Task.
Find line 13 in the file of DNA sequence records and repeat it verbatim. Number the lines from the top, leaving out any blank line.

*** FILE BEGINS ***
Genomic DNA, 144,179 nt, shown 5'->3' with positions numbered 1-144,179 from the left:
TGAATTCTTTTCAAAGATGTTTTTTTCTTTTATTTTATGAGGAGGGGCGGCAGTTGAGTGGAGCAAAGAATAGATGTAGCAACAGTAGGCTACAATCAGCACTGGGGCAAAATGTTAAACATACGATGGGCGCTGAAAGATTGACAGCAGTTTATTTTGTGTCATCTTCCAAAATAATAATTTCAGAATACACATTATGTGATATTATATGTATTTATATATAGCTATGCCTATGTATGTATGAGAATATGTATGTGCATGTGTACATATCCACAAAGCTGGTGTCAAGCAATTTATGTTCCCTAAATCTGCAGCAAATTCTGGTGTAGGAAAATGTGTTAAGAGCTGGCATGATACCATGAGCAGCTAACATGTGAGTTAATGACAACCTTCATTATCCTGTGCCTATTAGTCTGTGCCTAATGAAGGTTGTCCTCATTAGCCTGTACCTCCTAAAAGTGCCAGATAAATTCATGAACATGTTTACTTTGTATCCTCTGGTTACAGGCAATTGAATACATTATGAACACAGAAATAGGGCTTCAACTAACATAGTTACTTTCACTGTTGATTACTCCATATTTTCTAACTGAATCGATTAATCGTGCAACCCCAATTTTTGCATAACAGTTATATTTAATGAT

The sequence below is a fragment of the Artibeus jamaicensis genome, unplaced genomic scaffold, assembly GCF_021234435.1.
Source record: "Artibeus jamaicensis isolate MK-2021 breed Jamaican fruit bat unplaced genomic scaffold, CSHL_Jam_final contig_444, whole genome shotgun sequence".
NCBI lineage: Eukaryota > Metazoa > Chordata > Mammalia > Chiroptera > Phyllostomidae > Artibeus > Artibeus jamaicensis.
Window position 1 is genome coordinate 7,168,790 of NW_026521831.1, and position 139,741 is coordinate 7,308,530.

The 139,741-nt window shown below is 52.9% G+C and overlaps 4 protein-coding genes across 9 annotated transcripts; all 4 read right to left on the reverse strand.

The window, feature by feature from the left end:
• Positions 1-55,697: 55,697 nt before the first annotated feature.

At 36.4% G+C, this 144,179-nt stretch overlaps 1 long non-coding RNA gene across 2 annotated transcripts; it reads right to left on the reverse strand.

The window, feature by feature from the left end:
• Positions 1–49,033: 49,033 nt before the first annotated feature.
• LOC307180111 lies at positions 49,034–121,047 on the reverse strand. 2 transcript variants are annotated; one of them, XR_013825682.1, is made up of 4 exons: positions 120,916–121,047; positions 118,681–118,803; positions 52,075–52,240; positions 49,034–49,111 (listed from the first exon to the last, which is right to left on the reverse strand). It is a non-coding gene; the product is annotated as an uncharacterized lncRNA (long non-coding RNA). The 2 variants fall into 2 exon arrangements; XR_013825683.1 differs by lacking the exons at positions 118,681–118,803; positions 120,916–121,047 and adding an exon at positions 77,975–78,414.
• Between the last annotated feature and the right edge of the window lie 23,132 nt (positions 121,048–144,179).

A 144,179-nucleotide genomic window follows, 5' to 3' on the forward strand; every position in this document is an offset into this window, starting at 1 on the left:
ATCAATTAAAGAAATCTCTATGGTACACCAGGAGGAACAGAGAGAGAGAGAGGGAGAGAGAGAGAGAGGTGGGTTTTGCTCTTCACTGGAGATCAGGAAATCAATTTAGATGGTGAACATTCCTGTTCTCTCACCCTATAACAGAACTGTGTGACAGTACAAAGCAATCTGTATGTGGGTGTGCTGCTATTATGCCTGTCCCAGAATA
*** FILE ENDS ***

• LOC307180111 lies at positions 49,034–121,047 on the reverse strand. 2 transcript variants are annotated; one of them, XR_013825682.1, is made up of 4 exons: positions 120,916–121,047; positions 118,681–118,803; positions 52,075–52,240; positions 49,034–49,111 (listed from the first exon to the last, which is right to left on the reverse strand). It is a non-coding gene; the product is annotated as an uncharacterized lncRNA (long non-coding RNA). The 2 variants fall into 2 exon arrangements; XR_013825683.1 differs by lacking the exons at positions 118,681–118,803; positions 120,916–121,047 and adding an exon at positions 77,975–78,414.